Modulation of Complement Activation and Amplification on Nanoparticle Surfaces by Glycopolymer Conformation and Chemistry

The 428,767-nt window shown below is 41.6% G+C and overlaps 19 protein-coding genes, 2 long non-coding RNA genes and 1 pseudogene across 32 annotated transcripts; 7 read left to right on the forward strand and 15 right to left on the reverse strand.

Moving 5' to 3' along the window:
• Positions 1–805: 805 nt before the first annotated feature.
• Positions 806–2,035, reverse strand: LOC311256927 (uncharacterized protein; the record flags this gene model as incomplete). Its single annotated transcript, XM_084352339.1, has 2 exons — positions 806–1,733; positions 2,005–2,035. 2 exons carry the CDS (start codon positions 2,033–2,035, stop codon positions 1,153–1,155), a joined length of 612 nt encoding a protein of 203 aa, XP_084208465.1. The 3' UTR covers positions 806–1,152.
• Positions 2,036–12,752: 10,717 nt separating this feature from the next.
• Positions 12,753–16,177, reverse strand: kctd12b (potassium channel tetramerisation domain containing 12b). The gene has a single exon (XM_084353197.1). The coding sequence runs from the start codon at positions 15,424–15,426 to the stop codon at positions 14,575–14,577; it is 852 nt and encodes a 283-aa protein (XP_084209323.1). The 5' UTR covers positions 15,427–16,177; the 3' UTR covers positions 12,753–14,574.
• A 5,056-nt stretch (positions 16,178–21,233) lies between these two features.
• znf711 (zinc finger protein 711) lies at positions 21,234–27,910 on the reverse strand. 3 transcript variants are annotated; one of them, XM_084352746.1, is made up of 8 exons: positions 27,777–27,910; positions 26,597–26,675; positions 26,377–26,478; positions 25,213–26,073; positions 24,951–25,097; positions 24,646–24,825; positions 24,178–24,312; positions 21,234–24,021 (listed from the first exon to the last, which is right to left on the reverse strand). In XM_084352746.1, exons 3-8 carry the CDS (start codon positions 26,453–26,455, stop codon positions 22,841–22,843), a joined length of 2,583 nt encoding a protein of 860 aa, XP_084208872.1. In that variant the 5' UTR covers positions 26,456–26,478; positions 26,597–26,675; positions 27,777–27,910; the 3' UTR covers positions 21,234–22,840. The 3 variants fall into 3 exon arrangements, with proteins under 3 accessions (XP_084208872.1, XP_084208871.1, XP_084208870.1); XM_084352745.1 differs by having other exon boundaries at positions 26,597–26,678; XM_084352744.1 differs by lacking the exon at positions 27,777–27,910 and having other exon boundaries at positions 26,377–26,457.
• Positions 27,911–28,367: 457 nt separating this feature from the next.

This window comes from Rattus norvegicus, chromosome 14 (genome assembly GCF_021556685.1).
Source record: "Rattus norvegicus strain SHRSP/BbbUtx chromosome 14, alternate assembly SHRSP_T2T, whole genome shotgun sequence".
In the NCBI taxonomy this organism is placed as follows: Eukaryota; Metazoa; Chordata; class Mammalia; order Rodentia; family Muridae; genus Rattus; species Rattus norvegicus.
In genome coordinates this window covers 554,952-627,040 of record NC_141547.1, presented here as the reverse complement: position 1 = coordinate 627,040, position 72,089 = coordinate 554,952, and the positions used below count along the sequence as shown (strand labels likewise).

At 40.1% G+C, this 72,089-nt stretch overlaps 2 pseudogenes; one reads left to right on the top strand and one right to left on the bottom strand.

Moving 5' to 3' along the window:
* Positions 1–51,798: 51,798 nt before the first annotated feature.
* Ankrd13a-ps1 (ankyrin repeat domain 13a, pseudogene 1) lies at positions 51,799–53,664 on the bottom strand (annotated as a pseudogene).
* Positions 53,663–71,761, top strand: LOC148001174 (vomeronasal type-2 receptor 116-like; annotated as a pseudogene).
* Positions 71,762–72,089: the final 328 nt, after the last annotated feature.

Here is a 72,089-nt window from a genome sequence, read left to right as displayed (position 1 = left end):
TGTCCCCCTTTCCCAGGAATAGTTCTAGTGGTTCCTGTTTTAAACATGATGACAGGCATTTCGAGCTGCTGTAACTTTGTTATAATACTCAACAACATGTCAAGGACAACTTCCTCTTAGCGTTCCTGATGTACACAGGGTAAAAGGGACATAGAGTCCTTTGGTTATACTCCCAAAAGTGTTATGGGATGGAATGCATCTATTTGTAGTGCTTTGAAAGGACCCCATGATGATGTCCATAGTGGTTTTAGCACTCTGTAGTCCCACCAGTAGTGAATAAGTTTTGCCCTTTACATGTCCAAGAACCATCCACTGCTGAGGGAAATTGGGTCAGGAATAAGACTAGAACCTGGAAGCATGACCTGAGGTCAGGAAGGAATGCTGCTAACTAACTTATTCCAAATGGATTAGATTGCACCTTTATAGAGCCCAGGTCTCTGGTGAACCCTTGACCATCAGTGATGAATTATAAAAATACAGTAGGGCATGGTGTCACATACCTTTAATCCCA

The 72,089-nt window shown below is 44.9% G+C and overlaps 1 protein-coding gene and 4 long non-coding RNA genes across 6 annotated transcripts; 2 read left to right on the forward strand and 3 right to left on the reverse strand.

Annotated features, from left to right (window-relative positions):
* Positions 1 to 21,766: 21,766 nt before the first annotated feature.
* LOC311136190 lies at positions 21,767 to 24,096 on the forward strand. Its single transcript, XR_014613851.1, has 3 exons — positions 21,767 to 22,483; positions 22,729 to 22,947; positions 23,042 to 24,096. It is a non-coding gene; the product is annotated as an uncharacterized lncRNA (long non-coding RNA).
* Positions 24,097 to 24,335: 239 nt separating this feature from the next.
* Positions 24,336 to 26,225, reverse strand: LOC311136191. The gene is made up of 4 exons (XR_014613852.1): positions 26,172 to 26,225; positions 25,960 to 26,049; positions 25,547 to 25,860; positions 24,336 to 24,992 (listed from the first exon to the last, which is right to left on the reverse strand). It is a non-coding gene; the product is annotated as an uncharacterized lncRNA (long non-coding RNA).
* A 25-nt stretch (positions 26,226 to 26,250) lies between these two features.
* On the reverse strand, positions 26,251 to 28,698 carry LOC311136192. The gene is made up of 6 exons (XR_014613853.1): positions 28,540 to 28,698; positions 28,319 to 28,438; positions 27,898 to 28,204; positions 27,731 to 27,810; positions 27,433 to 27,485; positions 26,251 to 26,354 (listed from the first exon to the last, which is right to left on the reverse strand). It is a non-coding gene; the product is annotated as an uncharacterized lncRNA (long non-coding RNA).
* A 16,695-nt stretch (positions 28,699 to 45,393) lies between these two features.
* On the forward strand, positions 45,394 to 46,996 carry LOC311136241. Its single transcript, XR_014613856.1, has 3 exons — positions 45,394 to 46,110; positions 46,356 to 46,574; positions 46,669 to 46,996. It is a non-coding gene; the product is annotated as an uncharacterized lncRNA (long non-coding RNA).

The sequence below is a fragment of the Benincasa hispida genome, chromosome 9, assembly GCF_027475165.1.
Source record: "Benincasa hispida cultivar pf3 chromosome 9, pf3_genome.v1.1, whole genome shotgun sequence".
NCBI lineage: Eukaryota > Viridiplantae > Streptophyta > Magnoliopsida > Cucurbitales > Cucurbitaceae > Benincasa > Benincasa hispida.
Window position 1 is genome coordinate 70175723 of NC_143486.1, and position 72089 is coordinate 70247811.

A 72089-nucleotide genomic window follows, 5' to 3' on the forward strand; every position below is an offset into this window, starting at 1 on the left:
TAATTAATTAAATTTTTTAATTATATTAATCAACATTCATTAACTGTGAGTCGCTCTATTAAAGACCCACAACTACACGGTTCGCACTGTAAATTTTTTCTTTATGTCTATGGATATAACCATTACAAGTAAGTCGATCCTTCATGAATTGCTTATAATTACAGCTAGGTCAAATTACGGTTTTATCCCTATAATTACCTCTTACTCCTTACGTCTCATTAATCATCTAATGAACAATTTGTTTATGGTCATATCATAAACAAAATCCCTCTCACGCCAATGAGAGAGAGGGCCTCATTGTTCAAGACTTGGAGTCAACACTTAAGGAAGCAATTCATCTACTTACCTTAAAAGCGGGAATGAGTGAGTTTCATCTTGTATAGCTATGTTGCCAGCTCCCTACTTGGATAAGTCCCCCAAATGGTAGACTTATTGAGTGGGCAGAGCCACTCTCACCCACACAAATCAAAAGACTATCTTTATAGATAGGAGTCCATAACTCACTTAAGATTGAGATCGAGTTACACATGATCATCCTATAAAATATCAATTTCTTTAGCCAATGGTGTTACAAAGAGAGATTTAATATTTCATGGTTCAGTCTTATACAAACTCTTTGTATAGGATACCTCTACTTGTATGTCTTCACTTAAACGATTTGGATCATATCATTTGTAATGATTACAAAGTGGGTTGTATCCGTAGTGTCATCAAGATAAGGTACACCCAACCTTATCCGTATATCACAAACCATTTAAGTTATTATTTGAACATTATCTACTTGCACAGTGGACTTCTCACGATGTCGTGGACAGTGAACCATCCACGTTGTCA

The complement system plays an integral part of a host’s innate immunity, and its activation is highly dependent on the chemistry and structure of a “foreign” target surface. We determined that the conformational state of glycopolymer chains, defined by the grafting density (chains/nm2), on the nanoparticle (NP) surface acts as a “molecular switch” for complement activation and amplification, and the protein corona on the NP surface dictates this process. A grafting density threshold was determined, below which minimal complement activation was observed and above which substantial complement activation was detected. The glycopolymer-grafted NPs activated complement via the alternative pathway. The chemical structure of pendent sugar units on the grafted polymer was also an important determinant for complement activation. NPs grafted with glucose-containing polymer activated complement at a lower grafting density compared to NPs grafted with galactose-containing polymer. Analysis of complement activation products C3a and SC5b-9 followed a similar pattern. Complement activation on the NP surface was independent of particle size or concentration for a given conformational state of grafted polymer. To gain insight into a putative surface-dependent mechanism of complement activation, we determined the nature of adsorbed protein corona on various NPs through quantitative mass spectrometry. Elevated levels of two pro-complement proteins, factors B and C3, present on the NP surface grafted with glycopolymer chains at high grafting density compared to low grafting density surface, may be responsible for its complement activity. Galactose polymer modified NPs adsorbed more of the negative regulator of complement, factor H, than the glucose surface, providing an explanation for its lower level of complement activation.